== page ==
I am often asked as a Glenview bankruptcy attorney, how long do bankruptcy cases last? Chapter 13 bankruptcy cases can last anywhere from 3 to 5 years. A Chapter 7 bankruptcy case can last anywhere from 3 to 4 months. As you can see, there’s a huge difference between the timing of a Chapter 7 bankruptcy case and the timing of a Chapter 13 bankruptcy case. For that reason, the pricing for attorneys’ fees is going to differ. Chapter 7 is going to be a much cheaper bankruptcy case. There is much less work to do in a Chapter 7 bankruptcy case, and the time to complete the case is very short. In a Chapter 13 bankruptcy case, there is plenty to do, the timeframe is long, and thus the courts have approved a higher attorney fee. It makes sense that if your case is going to last three to five years that your bankruptcy lawyer should be paid more than a case that is going to last four months.
If you are thinking of filing either Chapter 13 bankruptcy or Chapter 7 bankruptcy, I recommend that you meet with at least 3 bankruptcy attorneys in your local area. When you meet with the bankruptcy attorney, make sure that you ask specific questions. The answers that you are given to your questions are going to be your litmus test to determine whether or not that attorney is the right attorney to handle your case. You can also learn a lot about the attorney by how his office is managed. For example, when you appear at his office, are you the only one there, or does he have a full staff working Illinois bankruptcy cases? When you meet with the attorney, is he well presented? Does he speak intelligently? Does he make you feel comfortable? Does he answer your questions fully? These are the type of things that you want to look for when you hire a bankruptcy attorney.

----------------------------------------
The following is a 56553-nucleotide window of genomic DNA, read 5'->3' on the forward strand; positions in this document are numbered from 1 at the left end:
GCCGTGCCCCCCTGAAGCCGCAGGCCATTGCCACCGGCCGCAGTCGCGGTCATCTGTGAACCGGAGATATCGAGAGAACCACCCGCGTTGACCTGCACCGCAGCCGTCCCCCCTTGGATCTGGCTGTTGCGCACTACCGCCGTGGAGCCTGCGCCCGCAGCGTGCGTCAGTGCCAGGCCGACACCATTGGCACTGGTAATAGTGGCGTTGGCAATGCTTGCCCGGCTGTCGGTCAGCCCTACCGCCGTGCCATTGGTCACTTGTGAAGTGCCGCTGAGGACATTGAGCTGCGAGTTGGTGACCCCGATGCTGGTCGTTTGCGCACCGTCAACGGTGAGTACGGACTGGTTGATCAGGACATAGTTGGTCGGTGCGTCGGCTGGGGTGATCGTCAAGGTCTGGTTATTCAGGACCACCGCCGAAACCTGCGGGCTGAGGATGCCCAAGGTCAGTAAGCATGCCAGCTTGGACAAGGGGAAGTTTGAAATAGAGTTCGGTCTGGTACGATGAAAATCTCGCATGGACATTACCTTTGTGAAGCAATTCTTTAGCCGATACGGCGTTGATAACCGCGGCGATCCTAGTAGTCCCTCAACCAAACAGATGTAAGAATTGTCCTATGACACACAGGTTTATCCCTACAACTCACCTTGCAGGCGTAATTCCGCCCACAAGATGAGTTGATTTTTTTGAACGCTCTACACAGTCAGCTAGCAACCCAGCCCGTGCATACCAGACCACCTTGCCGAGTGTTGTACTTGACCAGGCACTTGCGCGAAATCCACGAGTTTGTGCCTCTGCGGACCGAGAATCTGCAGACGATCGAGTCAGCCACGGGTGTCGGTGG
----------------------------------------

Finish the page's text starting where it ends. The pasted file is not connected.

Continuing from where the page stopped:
You want to make sure that that bankruptcy attorney has experience. You want to make sure that that bankruptcy can provide referrals. You want to make sure that that bankruptcy attorney can explain to you in detail the difference between Chapter 7 bankruptcy and Chapter 13 bankruptcy. You want the attorney to explain to you why you qualify for one chapter or the other and whether or not your case is going to be complex or simple. You also want to know if there’s going to be any debts that are presumed to be non-dischargeable, such as student loans, recent taxes, parking tickets, child support, alimony, or debts incurred by driving while intoxicated. You want to leave the office feeling good about the bankruptcy process. You want to leave the office feeling that all of your questions were answered.